Japanese Sound Garden

Relaxing and beautiful. In the era of technology and clever things happening when virtual buttons are pressed on apps, it is refreshing and encouraging to see that humans can still be motivated to create beautiful handmade works of unusual art.

The melody is Bach’s Cantana 147, and the sound is made by a rubber ball travelling along a giant xylophone, elevated throughout a Japanese forest. Visitors to the forest can buy their own rubber ball to send down the xylophone.
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The McGurk Effect

Have you heard of this? It is utterly bizarre. In the words of the author of the article I am linking to:

The McGurk effect is mind-blowing. It involves showing a person’s lips making the shape of one sound—like “bah”—while the audio is actually the person saying “fah.” What’s interesting is that your brain changes what you “hear” based on what you see. It’s “bah” all the way through, but when we see “bah” our minds transform “bah” into “fah.”

To really appreciate what is going on here, I suggest you re-watch the relevant bit with your eyes closed.

This is extraordinary because you can’t switch off the effect, even if you know what is happening. That’s rather disconcerting, especially in the age of fake news and fake videos. If our brains are fooled so easily even when we know what is going on, what hope do we have of protecting ourselves from unknown tricks?

How much time did you spend online last month?

Effective Measures have released their stats for South African online usage for May 2014, and I want to talk about them here briefly.

Let me start by saying that if I see almost any stats regarding online usage in South Africa I take them with a pinch of salt. I have no scientific data to back up my sceptism, but my gut tells me that the data is not accurate, even though I do think that the (inaccurate) data does (mostly) point to the right trends.

Effective mesaures released these figures, which I have rounded off:
Unique browsers in SA: 31 million
Page impressions: 975 million (South African sites)
Average visit duration: 7 minutes
Average page duration: 1.5 minutes

This data is based on the usage of about 110,000 desktop users and is based on IAB member sites (not sure what exactly that means in terms of overall usage).

Anyway, if you plug the above numbers into a spreadsheet and try to figure out how much time an average user spent online in May 2014 on South African sites, it works out to about 47 minutes. In the whole of May!! I have spent more time typing this blog post.

Also, the numbers show that the average user only visits ONE South African page per day.

I don’t know what that means, unfortunately. Is the data flawed? Do the majority of online users spend about two minutes a day online on local sites?

Does anyone with real mathematical (or other) insight want to share their theories? Any ideas?

There is a problem with the way ads are served online

Shocking revelation, I know.

I don’t really want to get into the whole online advertising discussion, but I have a peeve that I wish Google would fix.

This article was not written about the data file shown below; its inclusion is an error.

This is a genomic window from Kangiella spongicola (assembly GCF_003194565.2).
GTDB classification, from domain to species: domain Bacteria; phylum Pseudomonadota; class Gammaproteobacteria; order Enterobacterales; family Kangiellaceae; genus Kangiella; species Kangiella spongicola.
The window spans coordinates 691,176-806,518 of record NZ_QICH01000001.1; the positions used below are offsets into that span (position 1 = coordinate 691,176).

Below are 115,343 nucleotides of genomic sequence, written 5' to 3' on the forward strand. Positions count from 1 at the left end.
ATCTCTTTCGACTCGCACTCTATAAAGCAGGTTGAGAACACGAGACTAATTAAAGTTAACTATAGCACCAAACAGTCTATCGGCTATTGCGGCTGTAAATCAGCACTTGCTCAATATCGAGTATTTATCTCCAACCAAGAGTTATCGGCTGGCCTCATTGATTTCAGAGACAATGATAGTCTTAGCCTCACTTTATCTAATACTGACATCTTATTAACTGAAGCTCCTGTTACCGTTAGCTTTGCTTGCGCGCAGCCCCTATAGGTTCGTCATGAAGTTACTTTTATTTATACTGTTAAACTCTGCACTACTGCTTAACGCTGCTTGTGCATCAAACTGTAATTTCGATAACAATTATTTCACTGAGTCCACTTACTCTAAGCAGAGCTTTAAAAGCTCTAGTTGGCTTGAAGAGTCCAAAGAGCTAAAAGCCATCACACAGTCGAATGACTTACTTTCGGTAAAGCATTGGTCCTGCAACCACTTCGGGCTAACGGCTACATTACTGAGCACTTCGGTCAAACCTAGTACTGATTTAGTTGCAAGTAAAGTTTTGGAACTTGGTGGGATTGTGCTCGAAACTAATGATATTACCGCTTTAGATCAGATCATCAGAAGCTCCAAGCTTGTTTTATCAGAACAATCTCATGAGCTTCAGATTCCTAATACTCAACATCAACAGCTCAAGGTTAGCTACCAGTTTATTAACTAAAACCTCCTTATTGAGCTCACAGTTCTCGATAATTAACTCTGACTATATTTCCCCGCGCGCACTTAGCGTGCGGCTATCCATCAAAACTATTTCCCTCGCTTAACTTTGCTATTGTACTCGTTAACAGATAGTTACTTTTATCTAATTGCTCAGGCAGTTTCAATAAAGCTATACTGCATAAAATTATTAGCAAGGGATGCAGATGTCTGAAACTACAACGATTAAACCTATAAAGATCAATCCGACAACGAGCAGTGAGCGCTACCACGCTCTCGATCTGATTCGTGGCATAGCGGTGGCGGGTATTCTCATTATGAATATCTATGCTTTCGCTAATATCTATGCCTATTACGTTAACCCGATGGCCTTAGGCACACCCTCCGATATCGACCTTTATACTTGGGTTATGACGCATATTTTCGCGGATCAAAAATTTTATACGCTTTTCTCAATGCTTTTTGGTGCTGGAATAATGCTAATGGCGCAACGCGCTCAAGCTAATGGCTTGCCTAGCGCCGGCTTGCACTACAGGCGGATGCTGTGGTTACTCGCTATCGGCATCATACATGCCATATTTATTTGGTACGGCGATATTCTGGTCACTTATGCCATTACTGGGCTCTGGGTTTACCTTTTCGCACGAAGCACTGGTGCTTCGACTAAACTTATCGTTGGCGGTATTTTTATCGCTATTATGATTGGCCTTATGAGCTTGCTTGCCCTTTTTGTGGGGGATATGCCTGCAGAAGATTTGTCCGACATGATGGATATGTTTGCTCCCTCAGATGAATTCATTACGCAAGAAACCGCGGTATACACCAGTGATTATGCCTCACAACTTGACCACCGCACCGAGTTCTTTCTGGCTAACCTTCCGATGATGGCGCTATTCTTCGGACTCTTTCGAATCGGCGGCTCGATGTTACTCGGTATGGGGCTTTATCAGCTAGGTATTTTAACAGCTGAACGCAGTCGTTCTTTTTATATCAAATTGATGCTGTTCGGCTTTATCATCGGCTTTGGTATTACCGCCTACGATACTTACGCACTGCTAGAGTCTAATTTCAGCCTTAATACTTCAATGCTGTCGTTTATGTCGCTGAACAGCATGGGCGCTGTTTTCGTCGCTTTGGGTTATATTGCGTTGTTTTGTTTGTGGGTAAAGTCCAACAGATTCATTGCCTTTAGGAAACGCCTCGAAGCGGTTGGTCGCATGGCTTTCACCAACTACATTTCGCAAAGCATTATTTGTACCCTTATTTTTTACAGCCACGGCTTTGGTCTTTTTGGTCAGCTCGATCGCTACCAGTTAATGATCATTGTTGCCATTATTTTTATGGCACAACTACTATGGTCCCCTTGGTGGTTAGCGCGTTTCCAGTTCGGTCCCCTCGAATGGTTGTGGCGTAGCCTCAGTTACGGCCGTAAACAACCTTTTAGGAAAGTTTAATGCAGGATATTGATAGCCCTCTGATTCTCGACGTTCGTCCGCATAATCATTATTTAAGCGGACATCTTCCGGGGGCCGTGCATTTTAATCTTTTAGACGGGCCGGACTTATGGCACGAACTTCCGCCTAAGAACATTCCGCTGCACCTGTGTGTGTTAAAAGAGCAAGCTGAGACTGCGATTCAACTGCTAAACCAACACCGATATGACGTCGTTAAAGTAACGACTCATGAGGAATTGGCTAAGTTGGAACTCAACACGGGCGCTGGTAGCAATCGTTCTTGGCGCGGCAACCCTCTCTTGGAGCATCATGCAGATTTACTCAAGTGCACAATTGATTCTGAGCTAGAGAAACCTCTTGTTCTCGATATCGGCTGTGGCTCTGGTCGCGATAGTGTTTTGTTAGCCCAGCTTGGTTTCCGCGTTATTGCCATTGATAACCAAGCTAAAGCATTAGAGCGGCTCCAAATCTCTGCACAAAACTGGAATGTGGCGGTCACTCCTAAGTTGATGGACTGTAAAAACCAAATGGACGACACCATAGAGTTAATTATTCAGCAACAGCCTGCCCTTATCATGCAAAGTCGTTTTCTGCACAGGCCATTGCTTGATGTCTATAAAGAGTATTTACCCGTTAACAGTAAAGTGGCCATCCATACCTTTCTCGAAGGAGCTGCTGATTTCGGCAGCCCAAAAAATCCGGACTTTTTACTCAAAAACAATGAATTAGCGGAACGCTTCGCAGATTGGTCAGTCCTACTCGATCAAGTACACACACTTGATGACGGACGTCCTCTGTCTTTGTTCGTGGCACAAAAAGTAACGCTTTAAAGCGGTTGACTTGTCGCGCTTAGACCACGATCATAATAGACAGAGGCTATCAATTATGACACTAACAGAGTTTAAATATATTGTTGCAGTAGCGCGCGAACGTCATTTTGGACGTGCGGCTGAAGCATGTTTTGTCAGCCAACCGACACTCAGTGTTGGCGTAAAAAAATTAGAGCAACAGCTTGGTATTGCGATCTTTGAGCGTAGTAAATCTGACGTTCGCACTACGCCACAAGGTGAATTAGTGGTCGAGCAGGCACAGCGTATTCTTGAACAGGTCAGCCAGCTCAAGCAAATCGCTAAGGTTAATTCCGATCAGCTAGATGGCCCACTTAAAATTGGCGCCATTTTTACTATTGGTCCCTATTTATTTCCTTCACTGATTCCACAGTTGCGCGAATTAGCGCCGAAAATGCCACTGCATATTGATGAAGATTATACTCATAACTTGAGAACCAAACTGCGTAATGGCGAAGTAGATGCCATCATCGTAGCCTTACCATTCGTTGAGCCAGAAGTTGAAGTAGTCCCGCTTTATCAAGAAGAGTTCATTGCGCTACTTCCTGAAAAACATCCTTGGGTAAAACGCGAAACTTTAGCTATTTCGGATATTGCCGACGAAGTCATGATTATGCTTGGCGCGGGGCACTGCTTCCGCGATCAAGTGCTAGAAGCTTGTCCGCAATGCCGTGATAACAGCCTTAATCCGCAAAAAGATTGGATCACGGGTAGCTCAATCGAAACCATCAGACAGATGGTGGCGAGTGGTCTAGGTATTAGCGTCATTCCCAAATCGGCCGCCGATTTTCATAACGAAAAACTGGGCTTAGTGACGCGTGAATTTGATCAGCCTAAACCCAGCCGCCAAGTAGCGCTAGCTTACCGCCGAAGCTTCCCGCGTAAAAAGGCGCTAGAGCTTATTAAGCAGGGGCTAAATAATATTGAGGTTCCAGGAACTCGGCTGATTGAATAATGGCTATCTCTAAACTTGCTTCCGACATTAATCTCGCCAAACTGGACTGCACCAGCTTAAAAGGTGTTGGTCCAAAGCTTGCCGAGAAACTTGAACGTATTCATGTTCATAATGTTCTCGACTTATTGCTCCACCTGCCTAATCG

When sites serve ads, they mostly do so using some clever technology that serves ads to YOU, as opposed to serving the same ads to everybody. A good tool for this is Google Adsense: as a site owner, you show Google where you want it to place ads, and Google then uses various bits of info it has collected about the reader to serve ads that the reader will be interested in. The idea is that the reader then clicks on the ads, and the revenue is split (not equally) between the site owner and Google.

This is all well and good in practice, but it has a fundamental flaw. Google serves ads based on your browsing history. And for some reason, Google thinks that I want to see ads for sites that I have ALREADY visited. Now, that may make sense if we are talking about an e-commerce site that I browsed once upon a time, and that Google wants to nudge me back to re-visit.

But it does NOT make sense to serve me ads for sites of which I am already an ardent user, or (even worse) a customer! Example: I use WPEngine and Wufoo.com extensively. I pay these companies money every month. I visit their sites all the time. And yet, I am served ads for them pretty much everywhere I go on the web.

This is a) annoying and b) stupid. It doesn’t help Google or the owner of the site where the ad is served. Worse, if I click on the ad to go to the advertiser’s site because I have just been reminded I need to do something there, that advertiser has to pay Google for that click!

This particularly applies to my bank. I log in to online banking all the time, so it is part of my browsing history. But ads for FNB pop up all the time. And not ads that talk about new products, but ads that tell me to “Switch banks in under 10 minutes”. Surely the algorithm there should be something along the lines of:

> If Eve logs into Standard Bank website, then serve FNB ads

>If Eve logs into FNB site, then serve Standard Bank ads OR serve FNB product ads.

This ain’t rocket science.